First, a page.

The Church of St John the Baptist is situated at the foot of Lake Bohinj, beside the bridge which spans the Sava Bohinjka river. Built in the typical Slovenian Alpine style, it is notable for its picturesque location and the striking fresco of St Christopher on its southern exterior wall. I have passed the church many times over the years, but this week I decided to take a closer look.
History of the Church
Though the exact date of its foundation is unknown, the church dates back to the medieval period, possibly even as early as the 11th century. Before the advent of Christianity in the region, the site on which the church was built is likely to have been considered sacred. Coins dating from 0-500 AD have been discovered here, and it is possible that a pagan temple once existed where the church now stands. Taking in the view of the lake from this vantage point, with the crystal clear waters of the river flowing by, it is easy to see why this site has been revered for centuries by Christian and pagan worshippers alike.
The exterior fresco of St Christopher was painted in 1894, though traces of earlier versions of this work have been discovered which date back as far as 1300. The interior of the church is illuminated by late medieval frescoes depicting biblical scenes (including the gruesome beheadings of St John and St Paul). In addition to the frescoes, the church also contains a striking example of medieval woodcarving: the somewhat grizzly head of St John the Baptist, dating from the 14th century.
Visiting the Church
The church is open to visitors daily, with a small charge to enter and climb the bell tower. Admission fees go towards much-needed church restoration work, and the visit is well worth the entrance cost.
The interior of the church is striking in its colour and vivid biblical images. It is fascinating to compare this interior with that of Hrastovlje in Southern Slovenia, whose frescoes date from an earlier period.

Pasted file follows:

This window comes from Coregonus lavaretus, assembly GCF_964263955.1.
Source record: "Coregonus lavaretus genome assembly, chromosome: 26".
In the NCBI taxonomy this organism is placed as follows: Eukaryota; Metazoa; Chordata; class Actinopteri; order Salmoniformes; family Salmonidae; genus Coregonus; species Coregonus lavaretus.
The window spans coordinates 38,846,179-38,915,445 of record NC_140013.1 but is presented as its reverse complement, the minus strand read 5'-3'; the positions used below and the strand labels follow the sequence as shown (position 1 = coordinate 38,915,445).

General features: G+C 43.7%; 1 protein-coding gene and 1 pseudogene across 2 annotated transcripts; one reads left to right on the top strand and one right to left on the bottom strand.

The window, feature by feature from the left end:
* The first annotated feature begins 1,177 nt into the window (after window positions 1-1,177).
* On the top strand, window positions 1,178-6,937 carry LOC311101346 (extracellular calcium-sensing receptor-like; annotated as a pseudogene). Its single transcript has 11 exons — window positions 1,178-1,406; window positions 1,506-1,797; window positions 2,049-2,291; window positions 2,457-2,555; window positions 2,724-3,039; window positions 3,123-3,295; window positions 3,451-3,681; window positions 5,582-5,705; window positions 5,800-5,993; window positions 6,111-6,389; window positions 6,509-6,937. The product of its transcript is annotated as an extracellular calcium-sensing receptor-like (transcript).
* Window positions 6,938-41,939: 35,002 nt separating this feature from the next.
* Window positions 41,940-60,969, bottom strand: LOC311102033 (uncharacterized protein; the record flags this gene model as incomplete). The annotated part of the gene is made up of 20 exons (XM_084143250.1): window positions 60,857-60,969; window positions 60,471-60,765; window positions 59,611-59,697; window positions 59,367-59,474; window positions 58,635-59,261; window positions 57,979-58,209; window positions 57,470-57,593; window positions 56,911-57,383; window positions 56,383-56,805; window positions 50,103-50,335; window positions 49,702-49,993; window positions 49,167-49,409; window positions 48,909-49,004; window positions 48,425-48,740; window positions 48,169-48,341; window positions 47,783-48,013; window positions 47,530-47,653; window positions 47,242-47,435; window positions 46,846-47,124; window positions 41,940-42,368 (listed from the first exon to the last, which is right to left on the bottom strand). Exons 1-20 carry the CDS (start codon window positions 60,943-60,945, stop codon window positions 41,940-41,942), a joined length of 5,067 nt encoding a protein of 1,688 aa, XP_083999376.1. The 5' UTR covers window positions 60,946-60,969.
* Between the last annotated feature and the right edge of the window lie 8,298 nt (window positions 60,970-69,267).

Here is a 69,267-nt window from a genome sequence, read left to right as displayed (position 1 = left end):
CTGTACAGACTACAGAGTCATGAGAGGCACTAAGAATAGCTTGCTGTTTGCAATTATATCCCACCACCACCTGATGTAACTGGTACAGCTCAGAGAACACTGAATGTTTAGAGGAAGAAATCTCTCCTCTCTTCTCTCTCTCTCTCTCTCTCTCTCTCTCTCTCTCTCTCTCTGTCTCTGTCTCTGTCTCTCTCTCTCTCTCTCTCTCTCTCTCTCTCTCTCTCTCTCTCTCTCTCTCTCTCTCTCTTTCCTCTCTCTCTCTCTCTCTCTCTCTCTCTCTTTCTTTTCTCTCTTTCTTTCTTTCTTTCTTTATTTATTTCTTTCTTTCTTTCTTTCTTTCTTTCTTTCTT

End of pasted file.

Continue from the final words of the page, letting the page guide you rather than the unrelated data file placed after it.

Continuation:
The history of the church and further details of its artwork are presented in several short, informative films provided for visitors, with an English soundtrack available. Apparently the head of St John the Baptist used to be prayed to by those suffering head and neck ailments, and also by those who wished for more common sense. I will reserve judgement on this matter.
The Bell Tower
The bell within the tower is mechanised to play the tune Triglav moj Dom ‘Triglav my Home’, a hymn to Slovenia’s highest mountain. The music was composed by priest, mountaineer and musician Jakob Aljaž, who bought the land at the top of Triglav in and built Aljažev Stolp in 1895. This is the famous mountain hut which still stands tall at 2863m. Allegedly you cannot be called a true Slovenian until you have climbed the mountain, entered the hut and been spanked with a paddle put there expressly for the purpose. I will reserve judgement on this matter also!
You can climb to the top of the tower for views of Triglav on a clear day. You can also try your hand at replicating Triglav moj Dom on the church’s pipe organ: lots of fun for kids and grown-up children alike!
I am pleased I finally took the time to stop and visit this fascinating and beautiful medieval church. I highly recommend visiting if you are staying in the Bohinj area. Follow me on Instagram @experimentsinfiction to see more images from the church’s interior. Stay tuned and follow the tag ‘Postcards from Slovenia’ to ensure you don’t miss out on future posts!